“If you wish to light both your inside and outside, place the jewel-decorated lamp of Shri Rama’s holy name at the doorway of your mouth, says Tulsi.” (Dohavali, 6)
rāma nāma manīdīpa dharu jīha deharī dvāra |
tulasī bhītara bāharehum̐ jauṃ cāhasi ujiyāra ||
It’s a dark night. You’ve been on the road for a long time, and you’re looking for a place to provide some comfort, protection and relief from the distresses of your journey. It’s late at night, so visibility is not so good. You pass by many houses, but the glaring indication of an inviting abode, the sign you are looking for, is the lamp burning outside the home. This light can come in the form of a street light or a nice set of candles. Indeed, one who keeps a lamp studded with many jewels, or manidipa, at their doorstep signals that their home is a refuge for anyone seeking it. The light in the front not only burns brightly on the outside, but it shows that there is a light shining inside of the home as well, where warmth, succor, food, drink and shelter can be found. The lit lamp outside the home serves as an open invitation for stranger and friend alike to come and be greeted with a smiling face. In a similar manner, one who chants the holy name of Shri Rama, keeping the non-different expansion of the Supreme Spirit on the tip of their tongue, lights up both their outside and inside. The tongue, as the instrument for speech, serves as the gateway to the soul, allowing for an individual’s character, nature, demeanor, and most importantly, consciousness, to be observed, studied and relished by others. Anyone who regularly chants the Lord’s name will keep both their inside and outside fully lit with transcendental bliss.
Why is chanting the holy name so important? Aren’t there other ways to decipher a person’s consciousness? Can’t we look at their face and tell what their mood is? According to the Vedic authorities, those who spend time in samadhi, or divine trance, contemplating and understanding the highest truths of life passed down by their predecessors, the name of the Supreme Spirit is the most powerful incarnation, especially in this age. Though there is a wide variety of opinion on theology – with some believing that man invented God to cope with the realization of his impending death, and others sternly chastising those who don’t accept the benevolence of a particular savior – the Vedic opinion, one which is based on the authority of Lord Krishna, the Supreme Personality of Godhead, is that the properties of spirit and their relationship to a higher power never change. Rather, the soul remains eternally blissful and knowledgeable, though when placed in a temporary covering composed of inhibiting elements, remembrance of the intrinsic properties gets temporarily lost. This ignorance then leads to a complete forgetfulness of the relationship with the more powerful spiritual entity, the Supersoul, the direct manifestation of God residing within the heart. Not only is the relationship to God always ready to be reestablished, but it is the only link that allows the natural desire to love and provide service to be fully acted upon. God’s true position, His feature that brings Him universal appeal and worthiness of being worshiped, is that of best friend to all life forms. Our friends are those with whom we voluntarily engage in sportive pastimes and talks. In this respect the relationship with the Lord is no different, as there are various rasas, or transcendental mellows, that provide pleasure to the liking of the individual.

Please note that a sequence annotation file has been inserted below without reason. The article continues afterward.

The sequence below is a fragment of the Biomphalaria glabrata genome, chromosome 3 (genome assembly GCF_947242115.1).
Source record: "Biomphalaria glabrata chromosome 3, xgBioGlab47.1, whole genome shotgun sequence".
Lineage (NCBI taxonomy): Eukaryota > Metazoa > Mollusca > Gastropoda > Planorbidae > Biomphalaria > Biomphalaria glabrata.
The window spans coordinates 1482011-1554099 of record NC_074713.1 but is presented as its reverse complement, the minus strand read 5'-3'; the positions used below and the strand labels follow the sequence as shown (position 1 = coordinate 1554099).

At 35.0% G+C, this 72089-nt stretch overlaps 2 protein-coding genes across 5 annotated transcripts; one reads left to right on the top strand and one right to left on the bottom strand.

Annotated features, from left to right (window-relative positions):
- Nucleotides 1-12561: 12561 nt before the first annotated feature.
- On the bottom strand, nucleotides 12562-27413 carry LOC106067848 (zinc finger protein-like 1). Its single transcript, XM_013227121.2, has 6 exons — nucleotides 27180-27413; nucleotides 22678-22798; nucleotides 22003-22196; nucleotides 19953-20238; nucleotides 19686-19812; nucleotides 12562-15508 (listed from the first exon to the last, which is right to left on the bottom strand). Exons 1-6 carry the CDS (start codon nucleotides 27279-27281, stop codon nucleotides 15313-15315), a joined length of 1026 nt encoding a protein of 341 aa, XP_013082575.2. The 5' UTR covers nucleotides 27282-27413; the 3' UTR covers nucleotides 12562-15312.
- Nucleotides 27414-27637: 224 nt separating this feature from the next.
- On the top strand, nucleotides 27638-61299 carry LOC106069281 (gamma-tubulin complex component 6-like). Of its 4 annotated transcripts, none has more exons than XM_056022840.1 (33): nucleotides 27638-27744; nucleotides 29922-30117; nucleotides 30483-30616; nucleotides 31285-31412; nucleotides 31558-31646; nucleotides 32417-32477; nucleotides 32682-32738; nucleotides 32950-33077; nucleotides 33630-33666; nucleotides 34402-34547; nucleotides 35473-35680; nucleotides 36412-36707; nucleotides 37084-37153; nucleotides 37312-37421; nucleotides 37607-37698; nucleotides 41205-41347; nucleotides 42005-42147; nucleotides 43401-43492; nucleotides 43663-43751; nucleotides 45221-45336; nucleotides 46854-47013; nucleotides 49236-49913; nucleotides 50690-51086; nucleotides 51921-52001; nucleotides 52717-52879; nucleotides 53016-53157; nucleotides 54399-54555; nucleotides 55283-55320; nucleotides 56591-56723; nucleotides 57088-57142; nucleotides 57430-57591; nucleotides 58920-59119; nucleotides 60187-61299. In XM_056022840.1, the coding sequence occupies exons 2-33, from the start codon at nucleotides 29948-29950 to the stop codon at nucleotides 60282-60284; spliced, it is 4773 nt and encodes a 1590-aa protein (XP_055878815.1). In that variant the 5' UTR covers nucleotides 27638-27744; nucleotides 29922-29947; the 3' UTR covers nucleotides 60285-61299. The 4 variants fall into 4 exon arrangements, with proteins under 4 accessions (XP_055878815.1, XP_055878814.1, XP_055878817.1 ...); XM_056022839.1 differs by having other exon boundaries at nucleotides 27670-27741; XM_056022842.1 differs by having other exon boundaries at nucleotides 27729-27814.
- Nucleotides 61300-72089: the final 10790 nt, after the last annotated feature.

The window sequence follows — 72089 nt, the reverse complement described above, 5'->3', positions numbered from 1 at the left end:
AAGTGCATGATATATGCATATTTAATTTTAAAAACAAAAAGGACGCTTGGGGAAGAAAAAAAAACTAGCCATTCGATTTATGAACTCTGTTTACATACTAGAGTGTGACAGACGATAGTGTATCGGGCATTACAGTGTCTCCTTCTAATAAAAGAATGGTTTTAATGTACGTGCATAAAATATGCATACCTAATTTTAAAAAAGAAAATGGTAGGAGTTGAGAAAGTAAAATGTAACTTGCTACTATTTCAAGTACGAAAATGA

Yet due to the ignorance enveloping the phenomenal world, the land where material elements cloud the natural torchlight of knowledge found in spirit, not only is the inherent relationship with the Supreme Lord – whose most complete and original feature is that of Shri Krishna, the all-attractive divine figure – forgotten, but the realization of the true purpose in life also remains far away. Therefore only in the conditioned state is a person advised to take to various rules, regulations and procedures of theistic traditions to rediscover their inherent knowledgebase. One who is properly educated can then learn how to make use of all of their valuable tools and abilities. Of all the organs in the body, the tongue is arguably the most important to control, as it can lead to great pain and heartache when not used properly. In ignorance of Krishna’s grand nature and open offer for transcendental love, the tongue takes to worshiping mundane objects such as animal flesh and wine. Enjoyments relating to food and drink are vehicles to satisfy the incessant desires of the material senses. These desires are compared to the raging river which constantly pours into a giant ocean. No matter how many waves rush in, the ocean is never filled completely; hence it continually accepts an inflow of water. Since the tongue is never satisfied in material endeavors, it acts to further bind the lost soul in an endless cycle of misery, wherein the hope for happiness remains bright, but satiation is never achieved.